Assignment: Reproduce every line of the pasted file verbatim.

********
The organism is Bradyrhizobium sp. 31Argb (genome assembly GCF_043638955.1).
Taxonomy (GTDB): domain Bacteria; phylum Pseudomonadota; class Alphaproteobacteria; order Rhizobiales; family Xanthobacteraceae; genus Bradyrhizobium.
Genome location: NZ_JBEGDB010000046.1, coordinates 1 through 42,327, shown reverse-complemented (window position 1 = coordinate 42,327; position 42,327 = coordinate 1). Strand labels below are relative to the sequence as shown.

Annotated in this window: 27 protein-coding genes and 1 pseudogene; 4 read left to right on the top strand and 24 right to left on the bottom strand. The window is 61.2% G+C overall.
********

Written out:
The organism is Bradyrhizobium sp. 31Argb (genome assembly GCF_043638955.1).
Taxonomy (GTDB): domain Bacteria; phylum Pseudomonadota; class Alphaproteobacteria; order Rhizobiales; family Xanthobacteraceae; genus Bradyrhizobium.
Genome location: NZ_JBEGDB010000046.1, coordinates 1 through 42,327, shown reverse-complemented (window position 1 = coordinate 42,327; position 42,327 = coordinate 1). Strand labels below are relative to the sequence as shown.

Annotated in this window: 27 protein-coding genes and 1 pseudogene; 4 read left to right on the top strand and 24 right to left on the bottom strand. The window is 61.2% G+C overall.